The Biden administration has set its climate change policy agenda, with a broad call to engage rural America. But one approach lacking a laser focus is on incentivizing rural forest owners to use their land for capturing and storing carbon.
America’s forests and forest products already capture and store more than 750 million metric tons of carbon dioxide annually, the equivalent of nearly 15 percent of annual U.S. carbon dioxide emissions. With the right policies that enable voluntary action, the nation’s forests can do even more, with some estimates saying the U.S. could double this important contribution to climate mitigation.
“With the right tools and partnerships, American agriculture and forestry can lead the world in solutions that will increase climate resilience, sequester carbon, enhance agricultural productivity, and maintain critical environmental benefits,” the U.S. Agriculture Secretary, Tom Vilsack, said in a new progress report on using forests and agriculture to mitigate the impact of climate change.
One of those “right tools” must be action by the government to jumpstart carbon markets for small forest owners.
Families and individuals own the largest portion of forests – 36% – across the U.S. Research from the American Forest Foundation (AFF) and the U.S. Forest Service has found that these owners want to improve forest health, but the vast majority are not employing best practices due to the high costs associated with forest management.
Helping small forest owners access carbon markets would allow them to generate income from their land that can then be poured back into the trees for increased conservation and carbon capture. And generating income from carbon markets would provide a much-needed financial boost for forest owners, as many lack resources to sufficiently maintain their forests. One in three family forest owners has an annual income of less than $50,000.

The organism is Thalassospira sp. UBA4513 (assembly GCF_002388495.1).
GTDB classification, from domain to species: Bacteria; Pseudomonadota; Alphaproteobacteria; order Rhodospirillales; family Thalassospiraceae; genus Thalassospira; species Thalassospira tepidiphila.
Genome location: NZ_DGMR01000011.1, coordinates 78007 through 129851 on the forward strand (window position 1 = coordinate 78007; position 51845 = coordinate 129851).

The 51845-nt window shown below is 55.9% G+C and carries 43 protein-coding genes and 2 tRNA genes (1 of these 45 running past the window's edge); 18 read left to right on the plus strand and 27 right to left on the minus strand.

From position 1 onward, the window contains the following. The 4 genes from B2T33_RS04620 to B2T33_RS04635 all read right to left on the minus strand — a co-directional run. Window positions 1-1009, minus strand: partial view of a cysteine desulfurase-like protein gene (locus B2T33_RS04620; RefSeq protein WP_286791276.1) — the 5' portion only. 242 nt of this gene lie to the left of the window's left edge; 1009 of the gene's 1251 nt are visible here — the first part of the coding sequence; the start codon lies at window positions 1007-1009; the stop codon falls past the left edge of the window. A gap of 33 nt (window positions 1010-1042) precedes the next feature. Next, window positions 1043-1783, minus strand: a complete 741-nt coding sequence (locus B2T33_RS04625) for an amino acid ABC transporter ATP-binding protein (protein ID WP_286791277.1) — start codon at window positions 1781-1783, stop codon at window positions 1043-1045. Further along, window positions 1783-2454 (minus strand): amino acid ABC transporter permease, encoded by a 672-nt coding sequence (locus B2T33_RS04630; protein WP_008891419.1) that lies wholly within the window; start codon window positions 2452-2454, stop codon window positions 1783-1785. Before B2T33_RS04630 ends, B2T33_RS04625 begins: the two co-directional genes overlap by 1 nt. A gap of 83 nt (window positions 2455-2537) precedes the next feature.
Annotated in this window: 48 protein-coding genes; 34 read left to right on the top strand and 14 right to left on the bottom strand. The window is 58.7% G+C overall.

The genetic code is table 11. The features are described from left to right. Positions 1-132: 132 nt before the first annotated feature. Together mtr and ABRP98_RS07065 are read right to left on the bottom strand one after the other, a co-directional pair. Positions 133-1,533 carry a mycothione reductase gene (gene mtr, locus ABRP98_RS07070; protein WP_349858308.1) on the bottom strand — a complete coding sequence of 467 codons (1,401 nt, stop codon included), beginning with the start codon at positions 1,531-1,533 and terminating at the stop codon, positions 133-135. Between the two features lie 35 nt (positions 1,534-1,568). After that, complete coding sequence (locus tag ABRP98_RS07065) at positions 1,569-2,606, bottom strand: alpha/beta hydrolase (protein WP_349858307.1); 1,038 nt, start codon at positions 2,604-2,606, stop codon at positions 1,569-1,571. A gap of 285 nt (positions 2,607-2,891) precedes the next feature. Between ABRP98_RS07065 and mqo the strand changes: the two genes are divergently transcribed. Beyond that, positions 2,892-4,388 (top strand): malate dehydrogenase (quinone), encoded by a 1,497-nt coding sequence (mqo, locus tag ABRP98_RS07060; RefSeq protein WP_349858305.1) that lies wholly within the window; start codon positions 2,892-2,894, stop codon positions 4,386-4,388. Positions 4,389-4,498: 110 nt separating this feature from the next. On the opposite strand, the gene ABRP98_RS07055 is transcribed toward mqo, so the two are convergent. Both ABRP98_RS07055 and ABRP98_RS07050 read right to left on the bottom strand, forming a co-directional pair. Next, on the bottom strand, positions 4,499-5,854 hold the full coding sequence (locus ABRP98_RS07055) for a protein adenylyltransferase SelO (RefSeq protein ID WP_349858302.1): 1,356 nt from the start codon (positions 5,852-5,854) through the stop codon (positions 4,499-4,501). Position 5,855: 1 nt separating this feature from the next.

At the same time, corporate demand for credible carbon projects is rapidly expanding. Mark Carney, chief of the private sector Taskforce for Scaling Carbon Markets, has pointed out that voluntary carbon markets will need to scale 15-fold to meet growing demand fueled by net-zero pledges made by companies. In addition to direct reduction actions by companies, the demand and the dollars associated with carbon credits could be channeled to those who would benefit from it the most – family and individual forest owners.
Yet existing carbon projects are currently inaccessible to most small forest owners, due to the high cost to enroll.
Private sector carbon programs designed specifically for family forest owners are beginning to surface. TheFamily Forest Carbon Program, created by AFF and The Nature Conservancy, is one example. It pays landowners to implement climate-smart forestry practices that increase carbon sequestration and storage. But such unique and non-traditional programs for small forest owners need support to scale.
This is where the Biden administration can help in a big way. Rather than funding these programs directly, the government can provide loan and bond guarantees to investors to lower risk, such that is already done in tradition agriculture programs. This in turn would catalyze more projects geared towards family forest owners, without incurring costs to the government. This will ultimately help the administration achieve its climate goals and provide much needed economic stimulus to rural communities.
In addition, the government could play other key roles – such as serving as a buyer of last resort carbon credits sold in the voluntary market from family forests, thus providing confidence for both landowners and investors. The effort should be coupled with the government providing technical assistance for forest owners with a focus on ensuring support for historically underserved owners, such as African American forest owners.
While the administration recognizes the role that forest owners play in climate change, it needs to focus on action and opportunities. Allowing owners of small forests access to growing carbon markets is an easy step that can be implemented in short order, with the right government policies. It can advance the administration’s vital climate agenda while bolstering thousands of small and rural Americans.
Martin is president and CEO of the American Forest Foundation, a national conservation organization that works to empower family forest owners to make a positive impact on their land.